Spirits Can Be Restored

June 21, 2021 by  
Filed under Daily Devotions, Personal Growth

By Susan Dollyhigh –

An empty old Georgian style house with magnificent columns in front sits on my street. Passing by this old house, I think how beautiful it must have been when it was first built and in times past. Neglected for many years, the white paint is fading and peeling. The house has even been vandalized inside and out. Having been empty for so long, it’s hard to know how much damage has actually been done. How much would it cost to restore this old house? I wondered. Can it even be saved?

How I wish someone would move in and fix up that old place! I know it has the potential to be so beautiful. That dilapidated old structure is a lot like many of us. We come into this world so beautifully created by our Maker. Then someone we trust hurts us; emotionally, physically or both. We may shut down emotionally because it hurts too much to feel. We may not care about our appearance. Beautiful spirits broken and sometimes even destroyed. After our “spiritual house” sits empty for so long, others may start to wonder if we can ever be restored. What will it take to restore us? How much will it cost? Can we even be saved?

The answer to this question is simply, “yes.” If we allow Jesus into our hearts, He can heal the scars caused by abuse and repair the broken spirit. And, unlike that old house on my street that would probably cost so much to restore, the cost of Jesus’ restoration is free. And Jesus’ work is always beautiful; after all, He is the Master Carpenter.

PRAYER: Father, thank You for being the Lord who heals us. Help us to feel Your healing touch today.

“You also, like living stones, are being built into a spiritual house to be a holy priesthood, offering spiritual sacrifices acceptable to God through Jesus Christ” (1 Peter 2:5 NIV).

Goin’ Fishing

May 9, 2021 by  
Filed under Daily Devotions, Humorous

By Susan Dollyhigh –

“I’m going fishin’, Nana,” KK, my three-year-old granddaughter said.

I smiled to myself as KK walked out of the kitchen where I stood washing dishes. How cute. I imagined KK casting out an imaginary fishing line and reeling in her plastic fish. Suddenly, my smile vanished as I recalled some of KK’s previous escapades. With sudsy water dripping from my hands, I dashed down the hall to the bathroom, all the while envisioning the tub overflowing with water and plastic fish.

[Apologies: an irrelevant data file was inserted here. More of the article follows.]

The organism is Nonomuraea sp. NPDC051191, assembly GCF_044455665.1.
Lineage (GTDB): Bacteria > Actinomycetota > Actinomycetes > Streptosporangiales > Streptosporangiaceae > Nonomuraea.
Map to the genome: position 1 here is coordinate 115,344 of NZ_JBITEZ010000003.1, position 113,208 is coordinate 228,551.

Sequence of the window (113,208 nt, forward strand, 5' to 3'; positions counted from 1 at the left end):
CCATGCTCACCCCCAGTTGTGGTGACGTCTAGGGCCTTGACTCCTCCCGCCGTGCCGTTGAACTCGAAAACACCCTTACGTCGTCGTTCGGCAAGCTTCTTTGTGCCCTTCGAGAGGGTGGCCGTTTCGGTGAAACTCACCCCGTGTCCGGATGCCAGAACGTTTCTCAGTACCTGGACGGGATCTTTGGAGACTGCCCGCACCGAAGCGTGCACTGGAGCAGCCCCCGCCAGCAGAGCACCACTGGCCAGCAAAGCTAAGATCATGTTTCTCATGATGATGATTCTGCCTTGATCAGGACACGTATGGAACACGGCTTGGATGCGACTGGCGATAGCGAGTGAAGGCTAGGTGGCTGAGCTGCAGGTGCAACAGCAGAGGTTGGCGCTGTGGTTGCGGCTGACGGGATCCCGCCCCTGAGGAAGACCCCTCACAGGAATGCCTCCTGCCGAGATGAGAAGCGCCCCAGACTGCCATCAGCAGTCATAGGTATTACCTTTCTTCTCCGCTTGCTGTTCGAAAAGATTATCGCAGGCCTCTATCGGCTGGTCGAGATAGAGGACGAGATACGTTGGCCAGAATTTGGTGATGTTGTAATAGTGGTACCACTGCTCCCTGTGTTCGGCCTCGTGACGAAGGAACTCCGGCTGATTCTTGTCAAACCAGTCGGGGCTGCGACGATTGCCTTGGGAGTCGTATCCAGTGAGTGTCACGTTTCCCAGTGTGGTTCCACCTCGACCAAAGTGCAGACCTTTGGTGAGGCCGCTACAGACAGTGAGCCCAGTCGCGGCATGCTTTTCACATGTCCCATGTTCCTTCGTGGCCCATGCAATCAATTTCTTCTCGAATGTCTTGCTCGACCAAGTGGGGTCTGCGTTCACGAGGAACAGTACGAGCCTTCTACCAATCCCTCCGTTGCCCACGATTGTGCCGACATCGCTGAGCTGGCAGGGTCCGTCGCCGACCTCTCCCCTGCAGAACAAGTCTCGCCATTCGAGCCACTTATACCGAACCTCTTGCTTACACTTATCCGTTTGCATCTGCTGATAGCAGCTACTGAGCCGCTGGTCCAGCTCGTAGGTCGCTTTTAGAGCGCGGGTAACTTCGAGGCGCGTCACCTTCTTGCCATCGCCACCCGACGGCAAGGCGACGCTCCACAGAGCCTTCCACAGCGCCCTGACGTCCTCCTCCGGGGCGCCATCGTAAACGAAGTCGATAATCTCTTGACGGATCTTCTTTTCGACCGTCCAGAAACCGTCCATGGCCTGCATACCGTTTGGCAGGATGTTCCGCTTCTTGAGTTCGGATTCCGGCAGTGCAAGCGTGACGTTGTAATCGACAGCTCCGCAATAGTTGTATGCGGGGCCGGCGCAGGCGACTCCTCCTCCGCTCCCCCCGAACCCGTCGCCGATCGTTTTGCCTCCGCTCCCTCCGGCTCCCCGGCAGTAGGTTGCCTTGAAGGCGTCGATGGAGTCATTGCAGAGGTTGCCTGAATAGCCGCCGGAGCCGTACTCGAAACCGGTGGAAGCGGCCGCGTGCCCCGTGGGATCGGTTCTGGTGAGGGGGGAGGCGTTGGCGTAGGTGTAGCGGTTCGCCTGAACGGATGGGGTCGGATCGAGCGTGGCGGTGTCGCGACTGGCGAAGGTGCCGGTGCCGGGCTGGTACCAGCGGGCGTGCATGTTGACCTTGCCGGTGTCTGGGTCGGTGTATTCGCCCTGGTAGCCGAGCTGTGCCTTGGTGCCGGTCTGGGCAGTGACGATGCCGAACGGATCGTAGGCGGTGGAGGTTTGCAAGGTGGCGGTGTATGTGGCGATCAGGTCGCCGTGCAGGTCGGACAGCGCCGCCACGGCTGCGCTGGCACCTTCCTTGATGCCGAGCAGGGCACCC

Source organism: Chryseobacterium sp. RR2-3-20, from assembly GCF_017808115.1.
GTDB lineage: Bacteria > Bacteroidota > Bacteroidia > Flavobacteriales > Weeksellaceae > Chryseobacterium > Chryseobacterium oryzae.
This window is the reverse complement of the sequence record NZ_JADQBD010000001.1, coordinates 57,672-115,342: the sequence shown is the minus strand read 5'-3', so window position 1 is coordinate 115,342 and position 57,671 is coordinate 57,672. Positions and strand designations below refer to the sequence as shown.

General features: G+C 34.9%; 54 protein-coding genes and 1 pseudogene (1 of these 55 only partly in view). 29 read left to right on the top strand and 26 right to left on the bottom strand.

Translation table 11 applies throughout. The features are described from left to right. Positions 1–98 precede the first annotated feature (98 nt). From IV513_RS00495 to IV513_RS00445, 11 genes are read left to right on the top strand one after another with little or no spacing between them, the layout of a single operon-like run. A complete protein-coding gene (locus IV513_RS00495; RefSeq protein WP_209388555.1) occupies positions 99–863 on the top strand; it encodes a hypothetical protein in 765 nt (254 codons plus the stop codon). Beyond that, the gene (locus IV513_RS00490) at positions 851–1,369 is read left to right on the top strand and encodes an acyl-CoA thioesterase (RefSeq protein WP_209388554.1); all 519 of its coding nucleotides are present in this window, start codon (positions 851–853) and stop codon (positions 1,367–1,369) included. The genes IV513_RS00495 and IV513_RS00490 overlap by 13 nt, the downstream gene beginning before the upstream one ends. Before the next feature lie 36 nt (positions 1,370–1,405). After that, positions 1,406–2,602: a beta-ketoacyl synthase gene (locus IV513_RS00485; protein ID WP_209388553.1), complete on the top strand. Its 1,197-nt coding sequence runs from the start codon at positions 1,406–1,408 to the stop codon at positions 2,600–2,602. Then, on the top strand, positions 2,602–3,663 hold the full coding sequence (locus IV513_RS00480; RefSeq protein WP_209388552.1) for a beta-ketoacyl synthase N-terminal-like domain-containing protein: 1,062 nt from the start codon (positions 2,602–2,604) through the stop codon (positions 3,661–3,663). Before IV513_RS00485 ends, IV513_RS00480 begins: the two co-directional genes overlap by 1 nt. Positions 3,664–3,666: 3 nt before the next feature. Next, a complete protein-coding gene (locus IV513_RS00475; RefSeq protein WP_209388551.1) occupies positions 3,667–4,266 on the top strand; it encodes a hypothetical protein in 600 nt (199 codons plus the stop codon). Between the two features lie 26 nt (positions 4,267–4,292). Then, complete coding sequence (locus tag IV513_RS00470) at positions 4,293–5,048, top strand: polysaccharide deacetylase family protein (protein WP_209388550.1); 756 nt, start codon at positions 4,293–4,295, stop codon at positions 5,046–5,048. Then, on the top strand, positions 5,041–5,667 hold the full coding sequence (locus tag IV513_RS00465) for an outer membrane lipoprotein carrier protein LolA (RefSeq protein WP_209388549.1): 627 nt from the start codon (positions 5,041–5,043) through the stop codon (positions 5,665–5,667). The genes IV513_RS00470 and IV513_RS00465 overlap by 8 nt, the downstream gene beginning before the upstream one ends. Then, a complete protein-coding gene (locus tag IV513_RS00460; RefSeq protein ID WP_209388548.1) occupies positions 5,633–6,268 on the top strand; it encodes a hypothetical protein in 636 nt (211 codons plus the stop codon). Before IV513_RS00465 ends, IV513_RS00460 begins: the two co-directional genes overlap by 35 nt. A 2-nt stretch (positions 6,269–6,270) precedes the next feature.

Instead, I saw KK slowly emerging into the hallway – from the den. As she walked toward me, she cautiously placed one small foot down and then the other. In one hand she held a paper cup while her other hand covered the top. Upon reaching me, KK removed her hand from the cup and said, “Look Nana, I caught a fish.”

Peering into the cup of sloshing water, I recognized a fish that had been kidnapped, or fishnapped, from its home in the aquarium. KK was serious about her fishing. She never intended to use a make-believe fishing pole to catch plastic fish.

KK was determined to catch real fish.

Simon and Andrew were fishermen casting their nets into the lake when Jesus came along. These two men were serious about their fishing. They were using nets and catching “real fish.” Yet Jesus told them he had a more important fishing assignment for them – to be fishers of men. What did they do? They immediately dropped their nets and followed Jesus.

Even today, Jesus calls us to do the same. Do we hear His voice saying, “Come, and follow me.”? Are we willing to leave behind our busyness as Simon and Andrew did? Are we willing to share the good news of Jesus Christ with a lost and hurting world? Are we willing to be serious fishers of men?

PRAYER: Father in Heaven, please open our ears to hear Your voice. Please open our eyes to see the lost and hurting in our world. Please help us to be obedient and lay aside our busyness so we can be fishers of men.

“As Jesus walked beside the Sea of Galilee, he saw Simon and his brother Andrew casting a net into the lake, for they were fishermen. “Come, follow me,” Jesus said, “and I will make you fishers of men.” At once they left their nets and followed him” (Mark 1:16-18 NIV).